Christensen on Why Tech Marketing Fails

From a Gartner Group interview with Clayton “Disruptive Innovation” Christensen. In the snippet he is discussing failures in technology marketing, specifically why marketers wrongly apply consumer products principles to tech markets, leading them to value buyer characteristics over buyer needs — and leading them to focus on sustaining innovations over disruptive ones.

Christensen has a point, but I also think this is something of a straw man argument, one that makes an overly sharp distinction between selling technology and marketing technology. Many technology buyers don’t know they want something until they see it. Just think of the Internet. In 1990, what was the unfilled need that the Internet satisfied? Good luck getting data to satisfy management on that one.

I was talking to Scott Cook about this, who is the founder and Chairman of Intuit. And Intuit has done it occasionally, with their QuickBooks product and Turbo Tax. Scott said, “Looking back on it, whenever we failed with a new product, we followed a conventional marketing paradigm, of segmenting by a product attribute, or customer demographic.” And assuming I’ve got it right, I asked Scott, “Why does everybody get it wrong?”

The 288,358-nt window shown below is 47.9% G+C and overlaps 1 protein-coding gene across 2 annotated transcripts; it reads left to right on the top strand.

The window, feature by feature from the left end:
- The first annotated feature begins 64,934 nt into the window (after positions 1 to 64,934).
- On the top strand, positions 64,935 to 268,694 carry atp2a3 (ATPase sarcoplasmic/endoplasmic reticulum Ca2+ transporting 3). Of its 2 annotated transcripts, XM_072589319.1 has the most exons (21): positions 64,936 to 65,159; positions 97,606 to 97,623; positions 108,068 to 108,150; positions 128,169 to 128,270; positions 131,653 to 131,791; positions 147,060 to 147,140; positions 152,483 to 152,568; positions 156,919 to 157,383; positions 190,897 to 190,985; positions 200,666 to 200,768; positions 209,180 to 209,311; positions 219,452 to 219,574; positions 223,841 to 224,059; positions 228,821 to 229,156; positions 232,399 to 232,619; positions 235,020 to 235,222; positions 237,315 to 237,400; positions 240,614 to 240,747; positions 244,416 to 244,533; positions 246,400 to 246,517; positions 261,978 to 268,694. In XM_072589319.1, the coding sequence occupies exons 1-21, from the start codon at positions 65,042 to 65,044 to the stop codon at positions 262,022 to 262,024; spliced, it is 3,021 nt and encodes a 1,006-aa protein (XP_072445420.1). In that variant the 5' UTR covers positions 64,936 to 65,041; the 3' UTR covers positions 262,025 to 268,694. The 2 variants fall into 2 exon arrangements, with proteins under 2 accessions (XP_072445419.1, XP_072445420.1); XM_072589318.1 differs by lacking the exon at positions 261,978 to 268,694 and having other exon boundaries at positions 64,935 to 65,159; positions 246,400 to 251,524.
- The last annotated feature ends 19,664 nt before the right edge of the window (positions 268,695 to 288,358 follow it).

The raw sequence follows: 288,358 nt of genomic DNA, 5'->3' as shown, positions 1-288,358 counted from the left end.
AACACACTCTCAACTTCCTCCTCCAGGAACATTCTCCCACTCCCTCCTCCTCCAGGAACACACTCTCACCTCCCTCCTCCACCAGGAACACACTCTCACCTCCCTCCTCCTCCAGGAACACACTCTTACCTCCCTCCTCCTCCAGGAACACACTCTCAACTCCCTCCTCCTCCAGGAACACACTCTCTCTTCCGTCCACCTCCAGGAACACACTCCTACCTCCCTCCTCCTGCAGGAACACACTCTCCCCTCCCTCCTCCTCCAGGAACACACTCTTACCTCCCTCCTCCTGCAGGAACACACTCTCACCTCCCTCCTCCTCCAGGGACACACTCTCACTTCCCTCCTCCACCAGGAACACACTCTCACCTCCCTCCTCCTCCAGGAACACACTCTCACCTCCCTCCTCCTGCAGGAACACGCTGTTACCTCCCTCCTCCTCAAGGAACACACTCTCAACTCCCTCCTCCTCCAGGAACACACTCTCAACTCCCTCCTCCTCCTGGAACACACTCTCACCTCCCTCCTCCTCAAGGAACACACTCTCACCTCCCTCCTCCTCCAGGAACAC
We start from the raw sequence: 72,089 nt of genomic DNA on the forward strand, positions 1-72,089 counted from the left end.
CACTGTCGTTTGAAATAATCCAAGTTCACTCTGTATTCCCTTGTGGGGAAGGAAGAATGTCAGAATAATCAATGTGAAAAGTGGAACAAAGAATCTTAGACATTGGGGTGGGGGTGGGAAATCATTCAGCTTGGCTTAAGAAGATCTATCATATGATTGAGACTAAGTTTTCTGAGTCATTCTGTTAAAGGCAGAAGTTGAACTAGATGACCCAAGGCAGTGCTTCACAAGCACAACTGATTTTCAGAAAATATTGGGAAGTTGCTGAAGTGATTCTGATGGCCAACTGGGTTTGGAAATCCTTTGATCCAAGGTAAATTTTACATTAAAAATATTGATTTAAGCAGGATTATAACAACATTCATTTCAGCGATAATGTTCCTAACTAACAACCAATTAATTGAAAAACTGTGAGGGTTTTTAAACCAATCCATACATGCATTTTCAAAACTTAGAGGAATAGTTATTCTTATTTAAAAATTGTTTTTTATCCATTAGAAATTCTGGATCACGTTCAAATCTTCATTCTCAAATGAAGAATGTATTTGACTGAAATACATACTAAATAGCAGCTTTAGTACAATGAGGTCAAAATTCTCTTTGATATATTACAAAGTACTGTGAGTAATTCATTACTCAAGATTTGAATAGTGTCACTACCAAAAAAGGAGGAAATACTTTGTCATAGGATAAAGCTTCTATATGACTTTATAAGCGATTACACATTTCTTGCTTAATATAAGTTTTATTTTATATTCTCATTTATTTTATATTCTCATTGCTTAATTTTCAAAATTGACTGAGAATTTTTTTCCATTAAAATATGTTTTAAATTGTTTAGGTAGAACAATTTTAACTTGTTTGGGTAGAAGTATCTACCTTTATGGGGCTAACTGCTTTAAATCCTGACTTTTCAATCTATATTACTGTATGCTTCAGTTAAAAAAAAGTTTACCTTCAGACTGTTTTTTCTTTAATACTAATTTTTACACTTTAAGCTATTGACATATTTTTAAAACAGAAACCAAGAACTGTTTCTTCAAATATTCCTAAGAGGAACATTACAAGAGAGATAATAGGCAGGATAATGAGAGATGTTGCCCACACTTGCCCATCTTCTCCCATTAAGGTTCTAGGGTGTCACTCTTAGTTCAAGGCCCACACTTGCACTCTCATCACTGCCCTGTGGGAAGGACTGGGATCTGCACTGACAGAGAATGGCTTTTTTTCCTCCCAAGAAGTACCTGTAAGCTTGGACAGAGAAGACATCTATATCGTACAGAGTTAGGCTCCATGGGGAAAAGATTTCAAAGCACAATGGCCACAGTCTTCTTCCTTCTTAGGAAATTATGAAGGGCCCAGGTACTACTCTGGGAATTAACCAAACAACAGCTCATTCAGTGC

And one of the puzzles is that, at the Harvard Business School, the god of marketing 30 years ago, was a guy named Ted Leavitt [sic], who wrote this article called Marketing Myopia and so on. He taught this in his classes. He said, “People don’t buy a quarter-inch drill. They buy a quarter-inch hole. You’ve got to study the hole, not the drill. The drill is just a solution for it.” It’s the very same concept, but why is it that the concept, although everybody knows it’s right, never gets traction?

Scott said maybe one reason why is that many of today’s leading edge marketing techniques were perfected by companies like P&G, where Scott used to work. In many of their markets, there’s almost a 1:1 correspondence between the demographic group and the job to be done. Feminine hygiene products, for example, if you understand the customer, you understand the job, in many ways.

But then when you move outside of that realm, where there’s not a 1:1 correspondence between job and demographic segment, then you end up misapplying the technique.


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